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dc.contributor.advisorCureton, Debra
dc.contributor.authorDickens, Clare
dc.identifier.citationDickens, C. (2024) Learning lessons from five student paramedics within their exposure to suicide: a critical narrative study. University of Wolverhampton.
dc.descriptionA Thesis submitted in partial fulfilment of the Professional Doctorate in Health and Wellbeing at the University of Wolverhampton.en
dc.description.abstractBackground A suicide loss leaves behind a ripple effect of exposure and sense-making. Postvention research and practice has in part focused on professional/occupational exposure. However, it appears to have largely neglected paramedic science and emerging professional/occupational contexts for students who are studying a Higher Education course in allied health professions. Methodology The study design is methodologically grounded in the narrative method. The stories of five student paramedics who self-identified as experiencing exposure to suicide in their emerging professional/occupational context were collected. Positioned as socially co-constructed, and emerging in a post-structuralist world, this narrative inquiry then becomes a critical narrative study. A collocation of sense-making emerges within the discussions and places the students’ narrations side-by-side with the wider discourse and discursive practices which surround and construct professional/occupational suicide exposure, which are then analysed through a Foucauldian lens. Findings Having engaged in a critical interpretive synthesis of the background literature, this thesis has exposed how professional/occupational suicide exposure research is constructed as a problem. Expanding this body of knowledge, the student paramedics’ experiences and sense-making are presented within this study against an emergent plot line of voyage and return, travelling through themes of anticipation, initial fascination, frustration, nightmare, and return, and offer a form of oral history and co-constructed sense-making. These themes are merged and held against a narrative plot line and depicts a metaphor of multiple journeys. The concluding chapter offers an evocative and poetic representation of this metaphor, which has the capacity to bridge concepts, and to extend imagination into recognising new possibilities that emerge from the lessons our student paramedics offer. Possibilities Other avenues of research as well as paramedic science pedagogic possibilities emerge from this study, such as a decision to focus on allied health professional students studying in a Higher Education and placement learning context when exploring suicide exposure. Narrative as a way of knowing, would see us move away from a research and pedagogic approach that simply imparts knowledge of an accepted culture to the next generation of professionals. More so, a student paramedics education should offer sufficient time, space, and place to critically evaluate, to develop better knowledge of themselves and their contexts so that they can participate in that professional/occupational space to transform it. The augmented theoretical and conceptual model that is constructed within this critical narrative study, could be adopted within any study focus or topic of inquiry.en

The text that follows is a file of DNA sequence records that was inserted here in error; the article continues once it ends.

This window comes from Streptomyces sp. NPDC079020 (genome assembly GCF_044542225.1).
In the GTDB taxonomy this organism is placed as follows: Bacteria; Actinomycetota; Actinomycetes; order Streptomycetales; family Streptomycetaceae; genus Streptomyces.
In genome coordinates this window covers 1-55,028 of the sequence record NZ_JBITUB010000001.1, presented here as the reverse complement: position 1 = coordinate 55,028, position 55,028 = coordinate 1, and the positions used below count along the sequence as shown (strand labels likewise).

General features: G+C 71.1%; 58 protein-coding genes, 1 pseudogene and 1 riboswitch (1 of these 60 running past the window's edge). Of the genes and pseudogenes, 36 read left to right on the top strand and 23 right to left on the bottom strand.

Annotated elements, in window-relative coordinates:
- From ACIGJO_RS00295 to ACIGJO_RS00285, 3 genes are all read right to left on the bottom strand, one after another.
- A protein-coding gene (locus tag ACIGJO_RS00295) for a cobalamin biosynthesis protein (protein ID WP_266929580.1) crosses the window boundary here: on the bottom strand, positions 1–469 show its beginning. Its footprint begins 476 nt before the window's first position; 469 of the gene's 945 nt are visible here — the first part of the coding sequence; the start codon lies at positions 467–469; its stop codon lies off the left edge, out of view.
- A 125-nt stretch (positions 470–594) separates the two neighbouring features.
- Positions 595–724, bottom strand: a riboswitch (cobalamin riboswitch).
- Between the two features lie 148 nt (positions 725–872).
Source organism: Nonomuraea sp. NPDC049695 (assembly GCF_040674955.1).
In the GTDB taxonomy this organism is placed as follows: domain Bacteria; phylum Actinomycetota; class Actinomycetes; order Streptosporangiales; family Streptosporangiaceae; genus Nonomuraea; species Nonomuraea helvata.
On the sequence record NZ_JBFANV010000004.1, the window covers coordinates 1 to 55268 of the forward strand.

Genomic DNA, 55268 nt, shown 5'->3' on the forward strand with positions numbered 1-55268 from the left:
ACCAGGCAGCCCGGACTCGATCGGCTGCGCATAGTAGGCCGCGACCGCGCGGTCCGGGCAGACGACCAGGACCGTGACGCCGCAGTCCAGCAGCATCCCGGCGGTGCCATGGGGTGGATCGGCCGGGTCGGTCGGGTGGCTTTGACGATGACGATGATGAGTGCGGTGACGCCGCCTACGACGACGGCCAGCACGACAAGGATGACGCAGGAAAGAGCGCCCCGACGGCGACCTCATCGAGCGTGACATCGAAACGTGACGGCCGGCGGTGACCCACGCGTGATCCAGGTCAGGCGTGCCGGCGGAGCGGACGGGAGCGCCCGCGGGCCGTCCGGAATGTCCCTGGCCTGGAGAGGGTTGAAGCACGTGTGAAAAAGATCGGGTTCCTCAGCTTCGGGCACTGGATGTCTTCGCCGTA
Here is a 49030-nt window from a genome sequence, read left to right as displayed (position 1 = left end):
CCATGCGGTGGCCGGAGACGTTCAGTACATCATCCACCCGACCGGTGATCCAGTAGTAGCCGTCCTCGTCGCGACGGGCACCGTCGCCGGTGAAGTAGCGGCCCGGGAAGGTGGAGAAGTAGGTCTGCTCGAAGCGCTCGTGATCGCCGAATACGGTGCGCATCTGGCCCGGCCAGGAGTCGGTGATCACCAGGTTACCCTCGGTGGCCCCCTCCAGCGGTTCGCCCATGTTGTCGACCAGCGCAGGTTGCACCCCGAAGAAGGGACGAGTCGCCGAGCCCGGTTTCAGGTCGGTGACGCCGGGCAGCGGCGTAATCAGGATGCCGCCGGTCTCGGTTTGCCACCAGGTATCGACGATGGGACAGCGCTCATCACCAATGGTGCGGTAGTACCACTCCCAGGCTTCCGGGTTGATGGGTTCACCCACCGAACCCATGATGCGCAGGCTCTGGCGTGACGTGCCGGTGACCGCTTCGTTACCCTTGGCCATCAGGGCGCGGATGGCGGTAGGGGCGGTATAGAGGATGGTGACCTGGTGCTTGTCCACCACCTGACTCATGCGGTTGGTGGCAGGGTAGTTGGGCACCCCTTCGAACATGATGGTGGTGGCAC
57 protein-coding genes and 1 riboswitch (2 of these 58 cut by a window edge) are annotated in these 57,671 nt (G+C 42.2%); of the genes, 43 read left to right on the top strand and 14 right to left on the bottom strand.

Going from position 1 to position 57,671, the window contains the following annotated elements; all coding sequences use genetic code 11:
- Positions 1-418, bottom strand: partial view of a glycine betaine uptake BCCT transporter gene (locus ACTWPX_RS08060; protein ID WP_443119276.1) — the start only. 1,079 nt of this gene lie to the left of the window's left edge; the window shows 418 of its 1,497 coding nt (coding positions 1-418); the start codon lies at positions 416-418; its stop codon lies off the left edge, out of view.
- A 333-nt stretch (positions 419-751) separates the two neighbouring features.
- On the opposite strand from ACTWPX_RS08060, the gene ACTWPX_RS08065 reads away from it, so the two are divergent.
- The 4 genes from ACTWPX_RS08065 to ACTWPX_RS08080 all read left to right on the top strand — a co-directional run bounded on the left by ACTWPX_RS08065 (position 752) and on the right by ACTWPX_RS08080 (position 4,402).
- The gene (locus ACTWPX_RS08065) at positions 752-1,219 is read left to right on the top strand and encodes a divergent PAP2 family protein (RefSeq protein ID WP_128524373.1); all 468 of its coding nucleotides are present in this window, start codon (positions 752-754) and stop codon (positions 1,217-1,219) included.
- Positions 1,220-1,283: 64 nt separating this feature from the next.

dc.publisherUniversity of Wolverhamptonen
dc.rightsAttribution-NonCommercial-NoDerivatives 4.0 International*
dc.subjectsuicide postventionen
dc.subjectsuicide exposureen
dc.subjectprofessional suicide exposureen
dc.subjectparamedic science educationen
dc.subjectcritical narrative studyen
dc.subjectstudent paramedicsen
dc.titleLearning lessons from five student paramedics within their exposure to suicide: a critical narrative studyen
dc.typeThesis or dissertationen
dc.contributor.departmentFaculty of Education, Health and Wellbeing
dc.type.qualificationnameProfessional Doctorate

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Attribution-NonCommercial-NoDerivatives 4.0 International
Except where otherwise noted, this item's license is described as Attribution-NonCommercial-NoDerivatives 4.0 International